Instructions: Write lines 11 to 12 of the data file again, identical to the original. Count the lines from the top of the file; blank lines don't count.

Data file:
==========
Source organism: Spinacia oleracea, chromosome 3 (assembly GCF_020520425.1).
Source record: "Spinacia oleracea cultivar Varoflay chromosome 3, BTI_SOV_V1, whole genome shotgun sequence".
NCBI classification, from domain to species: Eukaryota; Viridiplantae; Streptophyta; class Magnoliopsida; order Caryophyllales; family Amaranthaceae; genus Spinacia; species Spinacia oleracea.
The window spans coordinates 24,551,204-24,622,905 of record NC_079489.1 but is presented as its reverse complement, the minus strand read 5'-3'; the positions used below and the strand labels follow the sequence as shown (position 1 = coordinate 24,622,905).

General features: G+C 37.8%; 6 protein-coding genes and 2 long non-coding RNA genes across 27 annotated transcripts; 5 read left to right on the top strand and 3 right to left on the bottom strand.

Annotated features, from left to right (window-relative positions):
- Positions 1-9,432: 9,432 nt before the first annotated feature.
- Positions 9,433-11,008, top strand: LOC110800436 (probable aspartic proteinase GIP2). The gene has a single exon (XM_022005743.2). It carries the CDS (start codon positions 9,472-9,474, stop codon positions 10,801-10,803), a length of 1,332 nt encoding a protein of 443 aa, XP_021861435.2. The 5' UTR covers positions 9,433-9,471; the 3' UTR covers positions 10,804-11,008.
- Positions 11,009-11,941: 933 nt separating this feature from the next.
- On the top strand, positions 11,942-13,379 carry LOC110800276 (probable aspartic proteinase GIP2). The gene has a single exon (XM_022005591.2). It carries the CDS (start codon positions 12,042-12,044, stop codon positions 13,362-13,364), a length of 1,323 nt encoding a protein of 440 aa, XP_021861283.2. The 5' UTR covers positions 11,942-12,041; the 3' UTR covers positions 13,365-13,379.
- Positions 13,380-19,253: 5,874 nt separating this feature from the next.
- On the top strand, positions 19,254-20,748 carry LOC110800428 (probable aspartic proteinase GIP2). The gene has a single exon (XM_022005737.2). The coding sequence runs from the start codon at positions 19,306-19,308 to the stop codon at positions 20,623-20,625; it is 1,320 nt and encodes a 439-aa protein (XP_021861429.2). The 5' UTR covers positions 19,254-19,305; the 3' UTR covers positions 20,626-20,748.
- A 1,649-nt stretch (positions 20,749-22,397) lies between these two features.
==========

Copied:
- Positions 13,380-19,253: 5,874 nt separating this feature from the next.
- On the top strand, positions 19,254-20,748 carry LOC110800428 (probable aspartic proteinase GIP2). The gene has a single exon (XM_022005737.2). The coding sequence runs from the start codon at positions 19,306-19,308 to the stop codon at positions 20,623-20,625; it is 1,320 nt and encodes a 439-aa protein (XP_021861429.2). The 5' UTR covers positions 19,254-19,305; the 3' UTR covers positions 20,626-20,748.